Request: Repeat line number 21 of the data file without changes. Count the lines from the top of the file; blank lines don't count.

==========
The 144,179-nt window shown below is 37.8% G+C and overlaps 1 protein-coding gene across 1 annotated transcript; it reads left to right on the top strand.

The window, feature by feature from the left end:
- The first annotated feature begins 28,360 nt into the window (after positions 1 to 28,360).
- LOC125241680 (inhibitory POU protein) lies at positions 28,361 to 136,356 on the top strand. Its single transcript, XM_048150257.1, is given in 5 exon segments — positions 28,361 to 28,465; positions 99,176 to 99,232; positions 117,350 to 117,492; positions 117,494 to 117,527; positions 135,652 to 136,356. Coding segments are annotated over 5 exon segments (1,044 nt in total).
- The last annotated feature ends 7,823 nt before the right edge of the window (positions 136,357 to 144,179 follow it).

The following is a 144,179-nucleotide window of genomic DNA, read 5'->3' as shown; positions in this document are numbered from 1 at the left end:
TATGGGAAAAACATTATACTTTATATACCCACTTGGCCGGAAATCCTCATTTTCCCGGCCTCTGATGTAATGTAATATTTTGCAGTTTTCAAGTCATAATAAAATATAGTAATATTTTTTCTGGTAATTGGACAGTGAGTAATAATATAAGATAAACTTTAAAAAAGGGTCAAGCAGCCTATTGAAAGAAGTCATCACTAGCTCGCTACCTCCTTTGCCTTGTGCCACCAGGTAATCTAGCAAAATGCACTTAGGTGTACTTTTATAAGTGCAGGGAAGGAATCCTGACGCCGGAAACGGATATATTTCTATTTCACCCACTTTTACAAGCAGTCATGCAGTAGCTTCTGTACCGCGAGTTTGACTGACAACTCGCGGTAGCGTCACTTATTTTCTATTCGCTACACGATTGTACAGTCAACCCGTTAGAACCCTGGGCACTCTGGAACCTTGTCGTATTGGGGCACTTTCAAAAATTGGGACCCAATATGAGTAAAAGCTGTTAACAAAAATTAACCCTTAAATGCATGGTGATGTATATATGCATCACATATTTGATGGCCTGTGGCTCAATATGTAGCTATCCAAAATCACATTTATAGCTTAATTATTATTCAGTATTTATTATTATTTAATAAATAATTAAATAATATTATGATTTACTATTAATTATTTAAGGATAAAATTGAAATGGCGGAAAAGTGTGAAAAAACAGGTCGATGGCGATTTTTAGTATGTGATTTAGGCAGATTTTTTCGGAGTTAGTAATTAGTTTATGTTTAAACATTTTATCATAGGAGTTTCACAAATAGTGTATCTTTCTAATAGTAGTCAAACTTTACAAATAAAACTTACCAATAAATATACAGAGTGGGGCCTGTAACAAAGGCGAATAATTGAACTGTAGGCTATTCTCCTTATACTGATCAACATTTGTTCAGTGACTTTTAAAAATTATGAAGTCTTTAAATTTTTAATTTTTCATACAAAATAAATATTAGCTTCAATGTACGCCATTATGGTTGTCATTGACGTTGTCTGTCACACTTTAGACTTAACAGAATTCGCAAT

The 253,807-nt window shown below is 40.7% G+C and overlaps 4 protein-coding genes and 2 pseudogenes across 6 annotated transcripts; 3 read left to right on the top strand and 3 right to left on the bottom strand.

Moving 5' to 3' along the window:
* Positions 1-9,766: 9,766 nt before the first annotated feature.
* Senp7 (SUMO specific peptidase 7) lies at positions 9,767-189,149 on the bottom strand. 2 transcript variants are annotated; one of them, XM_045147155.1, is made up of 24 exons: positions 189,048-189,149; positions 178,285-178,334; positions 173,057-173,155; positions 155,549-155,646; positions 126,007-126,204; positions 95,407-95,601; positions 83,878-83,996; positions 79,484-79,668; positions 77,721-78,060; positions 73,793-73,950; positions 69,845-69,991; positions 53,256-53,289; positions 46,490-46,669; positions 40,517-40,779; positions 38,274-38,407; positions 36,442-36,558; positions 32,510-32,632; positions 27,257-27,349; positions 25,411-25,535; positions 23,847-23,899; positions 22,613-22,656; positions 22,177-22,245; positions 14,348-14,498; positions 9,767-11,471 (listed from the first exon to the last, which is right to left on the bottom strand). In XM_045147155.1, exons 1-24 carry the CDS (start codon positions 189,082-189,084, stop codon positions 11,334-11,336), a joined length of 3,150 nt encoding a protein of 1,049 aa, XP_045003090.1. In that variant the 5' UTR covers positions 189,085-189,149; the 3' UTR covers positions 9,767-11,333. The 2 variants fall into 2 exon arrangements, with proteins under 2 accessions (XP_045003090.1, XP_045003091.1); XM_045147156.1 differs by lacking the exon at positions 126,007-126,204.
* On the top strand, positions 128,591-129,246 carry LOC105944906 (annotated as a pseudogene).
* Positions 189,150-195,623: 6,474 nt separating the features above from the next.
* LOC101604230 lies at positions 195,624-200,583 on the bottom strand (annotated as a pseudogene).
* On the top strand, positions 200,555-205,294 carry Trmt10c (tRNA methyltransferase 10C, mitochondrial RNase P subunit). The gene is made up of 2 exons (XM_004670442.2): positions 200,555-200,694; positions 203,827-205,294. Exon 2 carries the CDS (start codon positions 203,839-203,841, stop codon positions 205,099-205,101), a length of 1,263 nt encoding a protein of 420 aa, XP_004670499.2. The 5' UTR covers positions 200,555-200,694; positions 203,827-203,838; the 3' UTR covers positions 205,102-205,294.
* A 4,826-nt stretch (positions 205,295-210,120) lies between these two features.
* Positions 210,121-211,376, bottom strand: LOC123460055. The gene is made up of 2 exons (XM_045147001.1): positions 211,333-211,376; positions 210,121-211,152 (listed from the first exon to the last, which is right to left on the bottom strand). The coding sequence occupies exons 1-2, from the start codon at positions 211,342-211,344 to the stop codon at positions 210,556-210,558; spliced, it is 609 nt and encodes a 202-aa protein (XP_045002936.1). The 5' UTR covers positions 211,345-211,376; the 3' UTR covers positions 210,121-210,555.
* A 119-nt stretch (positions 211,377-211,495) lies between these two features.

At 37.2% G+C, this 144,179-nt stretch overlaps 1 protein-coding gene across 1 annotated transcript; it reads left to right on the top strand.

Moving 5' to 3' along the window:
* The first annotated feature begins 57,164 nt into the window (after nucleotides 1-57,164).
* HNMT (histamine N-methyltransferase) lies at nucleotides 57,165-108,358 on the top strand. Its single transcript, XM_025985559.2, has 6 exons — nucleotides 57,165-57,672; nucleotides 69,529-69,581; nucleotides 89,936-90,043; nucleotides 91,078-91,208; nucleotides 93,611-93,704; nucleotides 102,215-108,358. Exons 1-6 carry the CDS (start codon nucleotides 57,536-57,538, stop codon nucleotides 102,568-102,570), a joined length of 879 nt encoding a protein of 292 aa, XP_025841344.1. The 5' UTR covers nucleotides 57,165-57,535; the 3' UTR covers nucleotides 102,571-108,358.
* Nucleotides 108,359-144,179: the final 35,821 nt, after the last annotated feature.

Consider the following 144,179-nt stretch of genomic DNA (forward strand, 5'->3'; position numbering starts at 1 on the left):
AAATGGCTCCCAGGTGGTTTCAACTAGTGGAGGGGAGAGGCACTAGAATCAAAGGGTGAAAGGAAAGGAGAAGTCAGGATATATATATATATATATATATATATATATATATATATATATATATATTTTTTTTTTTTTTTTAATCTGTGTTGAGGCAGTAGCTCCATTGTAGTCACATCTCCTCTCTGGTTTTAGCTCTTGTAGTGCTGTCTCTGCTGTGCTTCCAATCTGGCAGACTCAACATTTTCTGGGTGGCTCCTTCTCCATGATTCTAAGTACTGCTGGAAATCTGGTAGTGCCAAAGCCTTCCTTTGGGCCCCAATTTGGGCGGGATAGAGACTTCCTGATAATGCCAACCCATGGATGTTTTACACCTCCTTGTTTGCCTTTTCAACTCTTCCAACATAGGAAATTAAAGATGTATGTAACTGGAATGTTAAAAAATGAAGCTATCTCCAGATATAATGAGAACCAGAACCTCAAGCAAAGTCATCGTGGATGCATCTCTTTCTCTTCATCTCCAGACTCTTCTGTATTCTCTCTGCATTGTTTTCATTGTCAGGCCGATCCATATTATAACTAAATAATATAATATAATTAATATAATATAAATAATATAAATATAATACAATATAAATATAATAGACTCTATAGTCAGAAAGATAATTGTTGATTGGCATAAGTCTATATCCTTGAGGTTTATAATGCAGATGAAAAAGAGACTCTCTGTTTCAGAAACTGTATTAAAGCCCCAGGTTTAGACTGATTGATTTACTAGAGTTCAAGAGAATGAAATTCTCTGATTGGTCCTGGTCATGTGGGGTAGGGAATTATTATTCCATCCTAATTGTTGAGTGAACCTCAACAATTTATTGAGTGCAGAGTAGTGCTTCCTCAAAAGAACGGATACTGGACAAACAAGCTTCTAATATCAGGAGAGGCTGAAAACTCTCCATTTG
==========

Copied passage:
* The first annotated feature begins 57,164 nt into the window (after nucleotides 1-57,164).